Implementing an eDiscovery platform requires research, preparation, and an understanding of how systems can tailor to your workflows. Law firms are experts at the legal process of eDiscovery. Using software to power the process can be a new endeavor — but it’s one that can bring substantial benefits to your practice.


Because there are many solutions available, you’ll want to plan out your strategy for deployment and avoid these common mistakes that firms can make when choosing a platform.

1. Going in Without a Comprehensive Understanding of the Technology.

It’s imperative to do your research on the capabilities of eDiscovery software. You may only be familiar with some aspects of the technology but not a true end-to-end system.

To achieve this, the applications of legal hold, early case assessment (ECA), processing, review, analytics, and production must live on a unified data layer. In this framework, you’ll experience high-speed processing, consistent usability, data exchange via API, scalability, and technical superiority over other platforms.

Before you demo any eDiscovery software products, decide what the ideal steps are and the functionality you need. Where are the roadblocks now in your process? For many law firms, it’s in the review stage because it’s the most time-consuming and expensive.

Fragmented ECA processes can often make review more cumbersome. With eDiscovery software that leverages artificial intelligence, you’ll be able to streamline the process and reduce inefficiencies.

2. Being Unclear About Processing Capabilities.

Even the simplest cases contain voluminous amounts of electronically stored information. While the ECA stage optimizes data before processing, there will still be a lot of data to process. Thus, you’ll need to ensure that the software solution you select can handle copious volumes (think terabytes) quickly. When evaluating options, you’ll also need to understand the scalability in their ability to process terabytes of raw data per day because a provider’s claimed volume of processing could mean different things.

Additionally, you’ll want to be sure it can process different media types, custodians, and job types. Speed is a nonnegotiable in eDiscovery software because you’re always on deadline.

3. Not Aligning Your eDiscovery Goals With a Technology’s Capabilities.

Not all eDiscovery software is the same. Some solutions have more functionality than others. Defining objectives before moving to a platform will be critical for success.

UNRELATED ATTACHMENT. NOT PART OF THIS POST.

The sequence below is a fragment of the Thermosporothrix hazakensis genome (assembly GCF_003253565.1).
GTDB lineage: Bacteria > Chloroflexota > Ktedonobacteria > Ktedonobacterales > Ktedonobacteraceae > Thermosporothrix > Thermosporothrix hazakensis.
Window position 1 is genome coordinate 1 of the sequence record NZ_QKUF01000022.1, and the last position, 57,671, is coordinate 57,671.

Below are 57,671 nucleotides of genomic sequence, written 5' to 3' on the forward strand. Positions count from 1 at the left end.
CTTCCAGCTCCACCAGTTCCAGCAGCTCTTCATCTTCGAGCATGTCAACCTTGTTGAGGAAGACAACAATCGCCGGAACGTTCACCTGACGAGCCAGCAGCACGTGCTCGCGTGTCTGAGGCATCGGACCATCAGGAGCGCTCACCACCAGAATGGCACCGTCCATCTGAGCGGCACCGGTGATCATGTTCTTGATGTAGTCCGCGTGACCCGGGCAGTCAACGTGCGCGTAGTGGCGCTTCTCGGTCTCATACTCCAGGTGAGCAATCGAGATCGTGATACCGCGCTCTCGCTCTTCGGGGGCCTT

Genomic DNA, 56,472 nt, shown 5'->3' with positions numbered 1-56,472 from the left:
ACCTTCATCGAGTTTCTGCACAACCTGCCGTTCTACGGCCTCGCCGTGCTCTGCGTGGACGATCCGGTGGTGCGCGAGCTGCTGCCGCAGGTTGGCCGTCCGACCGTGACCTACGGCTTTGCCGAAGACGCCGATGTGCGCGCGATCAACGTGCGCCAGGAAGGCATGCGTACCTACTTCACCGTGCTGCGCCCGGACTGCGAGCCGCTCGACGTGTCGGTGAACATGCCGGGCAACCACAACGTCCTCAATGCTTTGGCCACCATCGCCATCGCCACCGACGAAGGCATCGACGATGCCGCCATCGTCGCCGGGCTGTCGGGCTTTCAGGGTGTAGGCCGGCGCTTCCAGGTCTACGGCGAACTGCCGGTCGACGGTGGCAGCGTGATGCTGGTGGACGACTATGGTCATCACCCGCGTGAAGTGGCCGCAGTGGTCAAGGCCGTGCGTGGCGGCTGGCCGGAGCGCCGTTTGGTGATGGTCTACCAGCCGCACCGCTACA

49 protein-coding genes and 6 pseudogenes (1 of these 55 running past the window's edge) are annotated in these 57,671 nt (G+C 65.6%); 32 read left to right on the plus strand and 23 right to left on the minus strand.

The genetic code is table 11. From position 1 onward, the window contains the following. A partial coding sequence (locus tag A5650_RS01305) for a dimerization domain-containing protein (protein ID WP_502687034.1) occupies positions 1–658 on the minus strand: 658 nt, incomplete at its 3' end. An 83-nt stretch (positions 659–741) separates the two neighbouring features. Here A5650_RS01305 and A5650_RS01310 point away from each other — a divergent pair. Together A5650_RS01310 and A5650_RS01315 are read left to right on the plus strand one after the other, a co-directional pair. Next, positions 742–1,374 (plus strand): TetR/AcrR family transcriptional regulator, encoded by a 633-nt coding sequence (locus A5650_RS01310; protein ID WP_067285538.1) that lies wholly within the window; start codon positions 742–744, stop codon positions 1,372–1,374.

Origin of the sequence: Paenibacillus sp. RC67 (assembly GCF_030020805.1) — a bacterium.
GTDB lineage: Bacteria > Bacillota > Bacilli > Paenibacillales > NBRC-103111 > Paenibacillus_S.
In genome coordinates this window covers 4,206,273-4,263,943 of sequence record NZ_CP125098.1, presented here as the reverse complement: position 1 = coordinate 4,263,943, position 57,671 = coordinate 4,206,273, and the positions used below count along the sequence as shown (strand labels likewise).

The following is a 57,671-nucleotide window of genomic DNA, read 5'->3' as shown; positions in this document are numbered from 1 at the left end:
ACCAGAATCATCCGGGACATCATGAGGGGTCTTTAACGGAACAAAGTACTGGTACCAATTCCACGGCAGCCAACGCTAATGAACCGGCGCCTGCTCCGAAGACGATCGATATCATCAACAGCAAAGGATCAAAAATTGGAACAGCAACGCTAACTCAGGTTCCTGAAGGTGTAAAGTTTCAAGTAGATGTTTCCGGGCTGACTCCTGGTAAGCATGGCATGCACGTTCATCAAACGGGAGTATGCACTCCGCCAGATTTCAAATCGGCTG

Part of that will be the process and workflows. While no case is the same, some fundamentals apply across the board. You’ll then want to be able to customize these to fit your needs, which isn’t feasible with every software. Being able to design your eDiscovery workflows will be of great value.

The system should have a good user experience and be easy to navigate. Going into the process believing that any system is cumbersome could deflect from how you grade the interface and user-friendliness. A solution doesn’t have to be complicated to be effective. In fact, it shouldn’t be complex.

A leading goal for any firm is to increase efficiency. It’s critical because manual work is often unbillable. A study found that some attorneys can lose up to six hours a day on nonbillable work. That type of inefficiency is more than inconvenient; it’s impacting your bottom line.

Additionally, your focus is on accuracy and streamlining tiered reviews. You can boost accuracy with better ECA and processing. You’ll want technology assisted review/continuous active learning to assist for review, so you don’t get bogged down or off track.

4. Thinking You Have to Migrate Everything Immediately.

Your transition to using eDiscovery software doesn’t have to happen overnight. You’re in control now of how you use the application, so you can ramp up until you feel comfortable.

Start with smaller cases, then keep adding more until every case leverages the technology.

5. Not Placing Value on the Onboarding Process.

While you don’t need to jump in with full force, onboarding and support from your provider are essential to adoption. You’ll get a good idea of what it’s like to work with a partner by reading reviews and asking questions.

Ideally, your onboarding should be the beginning of a partnership — not just a vendor and customer relationship. A smooth onboarding includes training and resources that are specific to your needs.

6. Forgetting About Support and Security.

Responsive, full-service support is essential for your transition and as you continue to use the system. Like any other product or software you use, your eDiscovery solution should include this too. Support is more than just answering questions or managing issues. It’s continued training past onboarding. Additionally, support should continue as your needs evolve. The right platform will be able to meet those needs.

Another key point to not overlook is security. Ensure that your provider uses data security best practices, such as two-factor authentication, single sign-on, and secure collaboration. Additionally, you’ll want to ensure they have a layered approach to cybersecurity to protect your data.

Choose the Right Platform With the Right Tools From the Right Provider.

By avoiding the mistakes above, your law firm can more easily compare and select the right solution. At Venio Systems, we support law firms big and small on their eDiscovery software journey.

You can learn more about how to implement eDiscovery software and what functionality you should evaluate by downloading our “Ultimate Guide to eDiscovery Platforms.

Download "The Ultimate Guide to eDiscovery Platforms"